News 16.3.2023 a les 08:00h

Sami languages revive in their diversity

The nameplace Lapland conjures up distant territories, bitter cold, and a sun that never sets. The indigenous inhabitants of these lands were formerly known as Lapps. A long time ago, the Sami chose to ostracize that exonym, which today is considered pejorative. Their history is linked to the oppression exercised by the Scandinavian states of Norway, Sweden, and Finland, as well as the Russian Federation. But that's not the only fragmentation they have. The Sami acknowledge the whole of their territory by the names of Sápmi, Sábme, Saepmie, Sábmie, Säämi, Sääʹmjânnam, or Saam' jiemm'n'e among others. Each of these endonyms corresponds to a Sami language. Depending on the state, each language has different demographic, geographical, and sociolinguistic factors. Unfortunately, they all share the same problem; the danger of extinction. Revitalization is the key to survival. Keep reading

Lemet-Jon Jovnna, fundador de Čálliid Lágádus, una de les editorials samis més importants
News 27.2.2023 a les 08:45h

Two-month blockade sets new extreme test for Nagorno-Karabakh’s ability to resist

12 December 2022 could be an ordinary Monday when the people of Artsakh were supposed to wake up and go to work, and children go to school and kindergarten. Someone had planned to drive to Yerevan, the capital city of Armenia, to visit a doctor; someone was getting ready for a trip, and someone was preparing to leave Yerevan for home, Stepanakert, the capital city of Artsakh (Nagorno-Karabakh). But that did not happen. On 12 December, Azerbaijani protestors, so-called “ecoactivists,” blocked the Lachin corridor —the only road connecting Armenia to Artsakh. 120,000 Armenians living in Artsakh have been under a total blockade since then. Keep reading

Noya Musayelyan, una veina de l'Alt Karabakh.
News 15.2.2023 a les 09:45h

Rapa Nui people strive to save language from extinction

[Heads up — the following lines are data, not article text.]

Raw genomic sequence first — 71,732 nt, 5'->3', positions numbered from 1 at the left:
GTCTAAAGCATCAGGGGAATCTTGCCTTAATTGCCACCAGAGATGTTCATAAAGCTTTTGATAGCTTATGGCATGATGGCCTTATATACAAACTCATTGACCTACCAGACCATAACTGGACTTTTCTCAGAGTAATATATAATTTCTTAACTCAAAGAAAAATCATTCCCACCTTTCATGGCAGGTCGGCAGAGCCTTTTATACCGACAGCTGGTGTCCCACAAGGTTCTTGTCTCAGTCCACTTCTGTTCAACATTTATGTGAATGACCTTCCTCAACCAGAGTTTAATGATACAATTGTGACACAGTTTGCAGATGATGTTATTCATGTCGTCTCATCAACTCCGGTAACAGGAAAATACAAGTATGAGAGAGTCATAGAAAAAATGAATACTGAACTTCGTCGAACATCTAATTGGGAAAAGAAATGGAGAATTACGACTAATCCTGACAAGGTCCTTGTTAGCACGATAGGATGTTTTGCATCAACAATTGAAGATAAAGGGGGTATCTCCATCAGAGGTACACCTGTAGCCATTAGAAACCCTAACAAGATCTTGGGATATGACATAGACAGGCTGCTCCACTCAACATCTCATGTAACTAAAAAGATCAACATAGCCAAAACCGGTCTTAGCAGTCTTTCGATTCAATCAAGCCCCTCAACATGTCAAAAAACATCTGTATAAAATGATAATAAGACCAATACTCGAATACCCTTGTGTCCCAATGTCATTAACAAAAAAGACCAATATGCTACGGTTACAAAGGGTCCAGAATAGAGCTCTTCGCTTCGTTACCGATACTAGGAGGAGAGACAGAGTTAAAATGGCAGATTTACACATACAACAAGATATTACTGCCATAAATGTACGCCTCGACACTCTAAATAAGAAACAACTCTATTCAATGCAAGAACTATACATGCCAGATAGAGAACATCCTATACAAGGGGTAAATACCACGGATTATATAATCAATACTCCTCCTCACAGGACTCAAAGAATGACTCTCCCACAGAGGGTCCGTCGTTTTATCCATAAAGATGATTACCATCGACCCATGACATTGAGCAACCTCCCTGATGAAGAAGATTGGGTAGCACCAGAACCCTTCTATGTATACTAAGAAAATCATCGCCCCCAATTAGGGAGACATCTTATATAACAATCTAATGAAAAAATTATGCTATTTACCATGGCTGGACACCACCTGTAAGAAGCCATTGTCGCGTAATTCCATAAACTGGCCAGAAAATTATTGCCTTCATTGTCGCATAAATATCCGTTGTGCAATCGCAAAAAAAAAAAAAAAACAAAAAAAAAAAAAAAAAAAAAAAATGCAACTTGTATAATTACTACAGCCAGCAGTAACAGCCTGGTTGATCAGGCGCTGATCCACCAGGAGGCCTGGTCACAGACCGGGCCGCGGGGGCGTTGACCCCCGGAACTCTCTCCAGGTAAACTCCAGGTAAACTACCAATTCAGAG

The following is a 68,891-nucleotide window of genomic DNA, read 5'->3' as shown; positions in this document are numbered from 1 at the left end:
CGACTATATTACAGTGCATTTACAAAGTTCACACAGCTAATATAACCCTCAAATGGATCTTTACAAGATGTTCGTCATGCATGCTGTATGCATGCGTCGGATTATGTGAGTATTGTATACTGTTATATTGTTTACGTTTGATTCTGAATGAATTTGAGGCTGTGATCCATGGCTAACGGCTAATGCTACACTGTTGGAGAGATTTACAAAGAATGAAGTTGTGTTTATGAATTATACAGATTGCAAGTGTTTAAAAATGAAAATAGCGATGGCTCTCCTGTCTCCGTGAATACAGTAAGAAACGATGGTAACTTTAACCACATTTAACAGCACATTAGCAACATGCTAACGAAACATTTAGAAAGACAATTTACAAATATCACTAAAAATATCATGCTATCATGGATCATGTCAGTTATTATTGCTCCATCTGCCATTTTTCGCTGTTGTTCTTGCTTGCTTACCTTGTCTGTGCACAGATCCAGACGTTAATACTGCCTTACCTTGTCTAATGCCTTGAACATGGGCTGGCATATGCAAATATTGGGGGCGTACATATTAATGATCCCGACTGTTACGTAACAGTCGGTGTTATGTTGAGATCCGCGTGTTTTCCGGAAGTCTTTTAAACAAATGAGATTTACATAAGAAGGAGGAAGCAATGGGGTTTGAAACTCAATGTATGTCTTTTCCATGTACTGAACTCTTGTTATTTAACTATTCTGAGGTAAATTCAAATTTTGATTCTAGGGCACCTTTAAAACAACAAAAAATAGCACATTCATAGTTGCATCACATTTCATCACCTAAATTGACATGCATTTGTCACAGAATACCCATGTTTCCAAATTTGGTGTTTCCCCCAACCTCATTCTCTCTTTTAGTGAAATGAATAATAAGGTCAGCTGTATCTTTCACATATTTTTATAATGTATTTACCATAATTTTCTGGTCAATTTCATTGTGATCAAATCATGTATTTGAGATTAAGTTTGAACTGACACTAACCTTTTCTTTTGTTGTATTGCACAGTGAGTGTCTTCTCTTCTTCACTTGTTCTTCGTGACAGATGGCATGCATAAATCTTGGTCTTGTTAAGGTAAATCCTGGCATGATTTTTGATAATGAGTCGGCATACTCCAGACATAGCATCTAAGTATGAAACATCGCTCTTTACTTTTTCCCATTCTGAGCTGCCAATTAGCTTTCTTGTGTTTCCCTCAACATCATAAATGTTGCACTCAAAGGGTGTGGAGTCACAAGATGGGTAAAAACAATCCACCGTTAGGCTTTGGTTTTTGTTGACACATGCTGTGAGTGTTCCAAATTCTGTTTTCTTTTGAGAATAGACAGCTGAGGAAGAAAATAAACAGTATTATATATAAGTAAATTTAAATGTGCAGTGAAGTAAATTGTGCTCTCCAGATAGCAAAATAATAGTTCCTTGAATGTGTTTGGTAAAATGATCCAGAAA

Walking through the streets of Rapa Nui, or Easter Island, is penetrating an exuberant territory of extinct volcanoes and moai —monolithic statues—, of red earth and turquoise beaches… it looks like entering deep Polynesia until a daily conversation of its inhabitants breaks with that imaginary. You won’t hear them speak their Rapa Nui language as, for the most part, they speak Spanish. Their native language is used in very small and specific circles and has become a kind of relic to be preserved. It is a minority and minoritised language, almost in danger of extinction. Keep reading

 Infants i professores del niu lingüístic Hōŋa'a Re'o.
News 3.2.2023 a les 08:45h

Kurdish journalism in Turkey under continued judicial pressure

The Turkish government has passed a new law that punishes “disinformation” in media and social networks with up to 3 years in prison. The first person to be arrested was a Kurdish journalist. The Erdoğan government’s attacks on press freedom affect all reporters in Turkey. “But Kurds are more affected because in our region more red lines exist.” Two Kurdish journalists speak to Nationalia. Keep reading

 Melike Aydın, reportera de JinNews.
Opinion and analysis 20.1.2023 a les 09:15h

For Sardinian language, (almost) all work is yet to be done

Sardinia is considered one of the most unknown, exotic, and backward places in the Mediterranean. It is a well-established prejudice that has spread the image of an island trapped in time, where features of vanished civilizations can still be observed. Sardinian is considered to be a relic of that past —even saying that it is the Romance language that differed least from Latin. Today, however, that theory is criticized by Sardinian philologists who argue that the language has evolved like other languages, and that insularity is not synonymous with immobility. That discussion shows how, over the last 20 years, a lively debate has developed around the language. Without going into it, we will see what the features of Sardinian are, what its history is, and what its current situation is. Keep reading

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